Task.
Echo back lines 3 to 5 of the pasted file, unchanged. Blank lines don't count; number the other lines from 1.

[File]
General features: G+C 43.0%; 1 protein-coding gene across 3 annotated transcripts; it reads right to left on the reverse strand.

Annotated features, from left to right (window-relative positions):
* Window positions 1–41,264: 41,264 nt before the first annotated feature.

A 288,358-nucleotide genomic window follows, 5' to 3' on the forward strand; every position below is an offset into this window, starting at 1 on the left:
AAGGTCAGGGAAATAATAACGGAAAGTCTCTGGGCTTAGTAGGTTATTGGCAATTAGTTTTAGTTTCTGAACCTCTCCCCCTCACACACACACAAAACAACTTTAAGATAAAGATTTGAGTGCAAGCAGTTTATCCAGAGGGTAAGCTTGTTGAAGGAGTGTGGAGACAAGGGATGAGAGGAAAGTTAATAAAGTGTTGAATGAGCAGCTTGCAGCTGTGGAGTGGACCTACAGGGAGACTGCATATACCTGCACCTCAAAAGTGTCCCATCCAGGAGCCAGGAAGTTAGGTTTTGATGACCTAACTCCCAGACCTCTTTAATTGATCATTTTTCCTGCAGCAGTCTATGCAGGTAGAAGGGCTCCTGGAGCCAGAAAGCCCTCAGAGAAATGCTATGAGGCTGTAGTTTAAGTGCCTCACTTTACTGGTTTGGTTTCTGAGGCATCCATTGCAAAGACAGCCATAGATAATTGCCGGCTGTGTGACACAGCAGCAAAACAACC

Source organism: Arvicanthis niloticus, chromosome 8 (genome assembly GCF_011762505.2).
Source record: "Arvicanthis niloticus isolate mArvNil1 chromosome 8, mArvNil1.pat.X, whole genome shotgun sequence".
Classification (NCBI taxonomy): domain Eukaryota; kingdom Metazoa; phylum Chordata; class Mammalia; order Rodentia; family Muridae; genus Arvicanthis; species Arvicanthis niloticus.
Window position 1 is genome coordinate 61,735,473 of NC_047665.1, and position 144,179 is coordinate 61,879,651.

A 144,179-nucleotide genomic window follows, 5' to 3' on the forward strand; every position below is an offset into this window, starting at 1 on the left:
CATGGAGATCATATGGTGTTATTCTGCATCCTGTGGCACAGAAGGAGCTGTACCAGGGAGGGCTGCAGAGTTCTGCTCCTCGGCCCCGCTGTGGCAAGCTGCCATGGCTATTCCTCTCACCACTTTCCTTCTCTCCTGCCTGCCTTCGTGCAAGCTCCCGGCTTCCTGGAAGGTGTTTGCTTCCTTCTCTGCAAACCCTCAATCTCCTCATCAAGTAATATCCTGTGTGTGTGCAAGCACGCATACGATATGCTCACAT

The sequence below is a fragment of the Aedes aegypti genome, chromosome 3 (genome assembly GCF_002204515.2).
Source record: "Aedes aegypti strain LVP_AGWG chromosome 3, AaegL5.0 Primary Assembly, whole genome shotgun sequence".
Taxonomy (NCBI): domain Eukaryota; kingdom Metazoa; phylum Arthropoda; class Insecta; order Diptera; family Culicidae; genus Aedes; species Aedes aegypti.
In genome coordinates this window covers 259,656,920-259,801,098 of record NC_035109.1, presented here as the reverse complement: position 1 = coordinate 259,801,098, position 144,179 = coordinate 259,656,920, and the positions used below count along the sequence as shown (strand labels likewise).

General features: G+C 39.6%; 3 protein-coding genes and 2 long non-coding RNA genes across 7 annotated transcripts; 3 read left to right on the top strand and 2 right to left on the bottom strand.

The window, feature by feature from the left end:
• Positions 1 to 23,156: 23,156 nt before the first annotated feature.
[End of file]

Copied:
* Window positions 1–41,264: 41,264 nt before the first annotated feature.

A 288,358-nucleotide genomic window follows, 5' to 3' on the forward strand; every position below is an offset into this window, starting at 1 on the left:
AAGGTCAGGGAAATAATAACGGAAAGTCTCTGGGCTTAGTAGGTTATTGGCAATTAGTTTTAGTTTCTGAACCTCTCCCCCTCACACACACACAAAACAACTTTAAGATAAAGATTTGAGTGCAAGCAGTTTATCCAGAGGGTAAGCTTGTTGAAGGAGTGTGGAGACAAGGGATGAGAGGAAAGTTAATAAAGTGTTGAATGAGCAGCTTGCAGCTGTGGAGTGGACCTACAGGGAGACTGCATATACCTGCACCTCAAAAGTGTCCCATCCAGGAGCCAGGAAGTTAGGTTTTGATGACCTAACTCCCAGACCTCTTTAATTGATCATTTTTCCTGCAGCAGTCTATGCAGGTAGAAGGGCTCCTGGAGCCAGAAAGCCCTCAGAGAAATGCTATGAGGCTGTAGTTTAAGTGCCTCACTTTACTGGTTTGGTTTCTGAGGCATCCATTGCAAAGACAGCCATAGATAATTGCCGGCTGTGTGACACAGCAGCAAAACAACC